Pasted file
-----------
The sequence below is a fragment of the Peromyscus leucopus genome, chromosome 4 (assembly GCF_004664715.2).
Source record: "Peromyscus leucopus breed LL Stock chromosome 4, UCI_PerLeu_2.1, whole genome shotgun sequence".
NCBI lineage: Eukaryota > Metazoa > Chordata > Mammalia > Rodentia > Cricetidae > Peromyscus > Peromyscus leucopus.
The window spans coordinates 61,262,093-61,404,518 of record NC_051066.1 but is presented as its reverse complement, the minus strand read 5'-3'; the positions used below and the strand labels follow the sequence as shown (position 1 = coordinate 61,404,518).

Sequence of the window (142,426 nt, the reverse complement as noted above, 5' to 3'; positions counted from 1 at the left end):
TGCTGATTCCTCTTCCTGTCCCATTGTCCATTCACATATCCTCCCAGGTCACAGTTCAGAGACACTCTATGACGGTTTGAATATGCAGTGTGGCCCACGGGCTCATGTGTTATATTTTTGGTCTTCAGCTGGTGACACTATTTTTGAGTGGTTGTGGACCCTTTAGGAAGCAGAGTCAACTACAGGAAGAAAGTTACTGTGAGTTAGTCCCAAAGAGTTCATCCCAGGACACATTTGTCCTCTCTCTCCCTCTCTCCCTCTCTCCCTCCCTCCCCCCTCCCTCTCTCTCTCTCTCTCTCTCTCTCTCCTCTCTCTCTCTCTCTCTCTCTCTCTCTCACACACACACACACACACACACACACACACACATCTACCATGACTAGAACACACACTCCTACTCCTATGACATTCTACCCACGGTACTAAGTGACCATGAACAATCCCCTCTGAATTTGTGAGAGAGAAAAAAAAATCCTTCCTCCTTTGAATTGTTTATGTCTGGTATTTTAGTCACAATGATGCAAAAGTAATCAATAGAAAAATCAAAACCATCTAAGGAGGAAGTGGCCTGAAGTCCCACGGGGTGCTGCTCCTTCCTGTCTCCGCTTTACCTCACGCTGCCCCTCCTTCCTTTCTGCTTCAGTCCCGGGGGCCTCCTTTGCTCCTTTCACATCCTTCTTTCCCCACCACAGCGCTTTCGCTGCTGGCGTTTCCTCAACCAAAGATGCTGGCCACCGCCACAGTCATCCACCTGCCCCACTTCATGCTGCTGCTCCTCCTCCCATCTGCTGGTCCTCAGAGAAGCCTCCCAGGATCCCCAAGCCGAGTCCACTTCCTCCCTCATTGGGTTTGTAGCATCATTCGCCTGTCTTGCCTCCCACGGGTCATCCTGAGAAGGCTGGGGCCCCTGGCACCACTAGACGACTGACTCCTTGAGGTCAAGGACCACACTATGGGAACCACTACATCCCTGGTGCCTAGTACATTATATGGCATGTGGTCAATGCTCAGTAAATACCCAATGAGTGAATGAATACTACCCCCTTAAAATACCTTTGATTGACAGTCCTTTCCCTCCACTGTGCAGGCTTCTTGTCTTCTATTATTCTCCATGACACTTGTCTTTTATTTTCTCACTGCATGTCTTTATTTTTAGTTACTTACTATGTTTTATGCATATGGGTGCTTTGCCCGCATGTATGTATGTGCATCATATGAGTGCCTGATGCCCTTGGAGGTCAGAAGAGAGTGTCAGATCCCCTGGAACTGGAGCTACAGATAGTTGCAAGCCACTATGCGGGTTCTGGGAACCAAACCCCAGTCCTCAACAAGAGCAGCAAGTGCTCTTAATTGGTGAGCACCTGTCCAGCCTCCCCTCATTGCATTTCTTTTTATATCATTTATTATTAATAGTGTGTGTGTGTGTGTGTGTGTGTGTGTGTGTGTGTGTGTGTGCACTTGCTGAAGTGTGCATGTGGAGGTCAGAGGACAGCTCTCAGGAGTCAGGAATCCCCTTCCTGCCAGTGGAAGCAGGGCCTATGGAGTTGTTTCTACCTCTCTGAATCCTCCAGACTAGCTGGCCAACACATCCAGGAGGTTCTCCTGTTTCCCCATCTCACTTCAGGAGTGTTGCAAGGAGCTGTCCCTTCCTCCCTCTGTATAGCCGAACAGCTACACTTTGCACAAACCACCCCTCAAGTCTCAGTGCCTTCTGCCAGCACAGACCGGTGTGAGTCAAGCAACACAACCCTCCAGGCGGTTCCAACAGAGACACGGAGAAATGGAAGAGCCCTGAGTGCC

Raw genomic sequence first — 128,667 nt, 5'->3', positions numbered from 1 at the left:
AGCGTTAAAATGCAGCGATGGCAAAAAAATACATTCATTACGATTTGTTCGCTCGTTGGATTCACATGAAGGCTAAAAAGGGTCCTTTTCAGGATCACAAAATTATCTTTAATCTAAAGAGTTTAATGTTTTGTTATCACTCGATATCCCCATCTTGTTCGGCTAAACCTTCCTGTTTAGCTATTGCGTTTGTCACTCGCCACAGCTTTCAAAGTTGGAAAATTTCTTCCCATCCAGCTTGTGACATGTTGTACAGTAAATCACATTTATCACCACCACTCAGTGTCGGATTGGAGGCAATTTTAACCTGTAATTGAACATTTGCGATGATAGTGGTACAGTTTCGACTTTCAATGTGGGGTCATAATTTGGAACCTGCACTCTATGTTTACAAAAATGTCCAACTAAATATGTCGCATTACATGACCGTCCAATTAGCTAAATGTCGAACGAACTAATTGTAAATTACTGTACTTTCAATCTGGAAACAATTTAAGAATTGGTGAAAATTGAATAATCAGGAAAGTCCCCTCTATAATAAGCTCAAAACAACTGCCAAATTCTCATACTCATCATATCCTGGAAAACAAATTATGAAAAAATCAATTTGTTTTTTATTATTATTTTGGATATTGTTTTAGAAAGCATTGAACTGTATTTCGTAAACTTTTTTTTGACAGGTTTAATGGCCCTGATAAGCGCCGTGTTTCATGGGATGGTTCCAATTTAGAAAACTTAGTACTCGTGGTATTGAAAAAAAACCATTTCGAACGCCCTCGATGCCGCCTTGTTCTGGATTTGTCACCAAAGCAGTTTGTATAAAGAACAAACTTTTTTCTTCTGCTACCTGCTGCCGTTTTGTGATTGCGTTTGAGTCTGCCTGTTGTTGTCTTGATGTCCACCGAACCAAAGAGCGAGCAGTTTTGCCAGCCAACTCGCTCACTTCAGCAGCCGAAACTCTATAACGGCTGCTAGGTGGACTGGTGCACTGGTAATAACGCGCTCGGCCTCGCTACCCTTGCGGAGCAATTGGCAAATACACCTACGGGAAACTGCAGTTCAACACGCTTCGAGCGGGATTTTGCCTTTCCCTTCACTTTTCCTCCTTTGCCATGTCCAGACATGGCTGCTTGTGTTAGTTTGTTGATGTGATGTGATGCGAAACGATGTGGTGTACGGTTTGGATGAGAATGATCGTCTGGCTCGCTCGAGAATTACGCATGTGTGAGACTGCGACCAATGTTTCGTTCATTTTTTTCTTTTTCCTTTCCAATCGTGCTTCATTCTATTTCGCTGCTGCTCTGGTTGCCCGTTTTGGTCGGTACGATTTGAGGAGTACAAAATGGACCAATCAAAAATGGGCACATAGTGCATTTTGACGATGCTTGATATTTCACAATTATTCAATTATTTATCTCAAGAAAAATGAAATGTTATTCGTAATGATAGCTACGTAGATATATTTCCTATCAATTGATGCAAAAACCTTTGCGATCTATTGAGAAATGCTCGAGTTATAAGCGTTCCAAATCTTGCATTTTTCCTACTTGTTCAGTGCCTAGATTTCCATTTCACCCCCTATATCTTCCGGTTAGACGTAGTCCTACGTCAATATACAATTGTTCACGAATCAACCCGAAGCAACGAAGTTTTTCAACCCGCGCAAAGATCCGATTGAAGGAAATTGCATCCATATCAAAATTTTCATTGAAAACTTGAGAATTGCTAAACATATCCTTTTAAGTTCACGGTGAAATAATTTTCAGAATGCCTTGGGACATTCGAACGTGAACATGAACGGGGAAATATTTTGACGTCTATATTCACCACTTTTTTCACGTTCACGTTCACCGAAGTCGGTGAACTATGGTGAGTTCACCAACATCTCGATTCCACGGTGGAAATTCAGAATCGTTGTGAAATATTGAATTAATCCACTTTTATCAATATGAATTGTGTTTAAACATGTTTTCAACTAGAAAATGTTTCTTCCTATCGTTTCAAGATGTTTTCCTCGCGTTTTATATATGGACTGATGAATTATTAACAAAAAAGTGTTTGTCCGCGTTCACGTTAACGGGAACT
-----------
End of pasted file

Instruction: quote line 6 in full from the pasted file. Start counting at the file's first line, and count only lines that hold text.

TGCTGATTCCTCTTCCTGTCCCATTGTCCATTCACATATCCTCCCAGGTCACAGTTCAGAGACACTCTATGACGGTTTGAATATGCAGTGTGGCCCACGGGCTCATGTGTTATATTTTTGGTCTTCAGCTGGTGACACTATTTTTGAGTGGTTGTGGACCCTTTAGGAAGCAGAGTCAACTACAGGAAGAAAGTTACTGTGAGTTAGTCCCAAAGAGTTCATCCCAGGACACATTTGTCCTCTCTCTCCCTCTCTCCCTCTCTCCCTCCCTCCCCCCTCCCTCTCTCTCTCTCTCTCTCTCTCTCTCCTCTCTCTCTCTCTCTCTCTCTCTCTCTCACACACACACACACACACACACACACACACACATCTACCATGACTAGAACACACACTCCTACTCCTATGACATTCTACCCACGGTACTAAGTGACCATGAACAATCCCCTCTGAATTTGTGAGAGAGAAAAAAAAATCCTTCCTCCTTTGAATTGTTTATGTCTGGTATTTTAGTCACAATGATGCAAAAGTAATCAATAGAAAAATCAAAACCATCTAAGGAGGAAGTGGCCTGAAGTCCCACGGGGTGCTGCTCCTTCCTGTCTCCGCTTTACCTCACGCTGCCCCTCCTTCCTTTCTGCTTCAGTCCCGGGGGCCTCCTTTGCTCCTTTCACATCCTTCTTTCCCCACCACAGCGCTTTCGCTGCTGGCGTTTCCTCAACCAAAGATGCTGGCCACCGCCACAGTCATCCACCTGCCCCACTTCATGCTGCTGCTCCTCCTCCCATCTGCTGGTCCTCAGAGAAGCCTCCCAGGATCCCCAAGCCGAGTCCACTTCCTCCCTCATTGGGTTTGTAGCATCATTCGCCTGTCTTGCCTCCCACGGGTCATCCTGAGAAGGCTGGGGCCCCTGGCACCACTAGACGACTGACTCCTTGAGGTCAAGGACCACACTATGGGAACCACTACATCCCTGGTGCCTAGTACATTATATGGCATGTGGTCAATGCTCAGTAAATACCCAATGAGTGAATGAATACTACCCCCTTAAAATACCTTTGATTGACAGTCCTTTCCCTCCACTGTGCAGGCTTCTTGTCTTCTATTATTCTCCATGACACTTGTCTTTTATTTTCTCACTGCATGTCTTTATTTTTAGTTACTTACTATGTTTTATGCATATGGGTGCTTTGCCCGCATGTATGTATGTGCATCATATGAGTGCCTGATGCCCTTGGAGGTCAGAAGAGAGTGTCAGATCCCCTGGAACTGGAGCTACAGATAGTTGCAAGCCACTATGCGGGTTCTGGGAACCAAACCCCAGTCCTCAACAAGAGCAGCAAGTGCTCTTAATTGGTGAGCACCTGTCCAGCCTCCCCTCATTGCATTTCTTTTTATATCATTTATTATTAATAGTGTGTGTGTGTGTGTGTGTGTGTGTGTGTGTGTGTGTGTGTGCACTTGCTGAAGTGTGCATGTGGAGGTCAGAGGACAGCTCTCAGGAGTCAGGAATCCCCTTCCTGCCAGTGGAAGCAGGGCCTATGGAGTTGTTTCTACCTCTCTGAATCCTCCAGACTAGCTGGCCAACACATCCAGGAGGTTCTCCTGTTTCCCCATCTCACTTCAGGAGTGTTGCAAGGAGCTGTCCCTTCCTCCCTCTGTATAGCCGAACAGCTACACTTTGCACAAACCACCCCTCAAGTCTCAGTGCCTTCTGCCAGCACAGACCGGTGTGAGTCAAGCAACACAACCCTCCAGGCGGTTCCAACAGAGACACGGAGAAATGGAAGAGCCCTGAGTGCC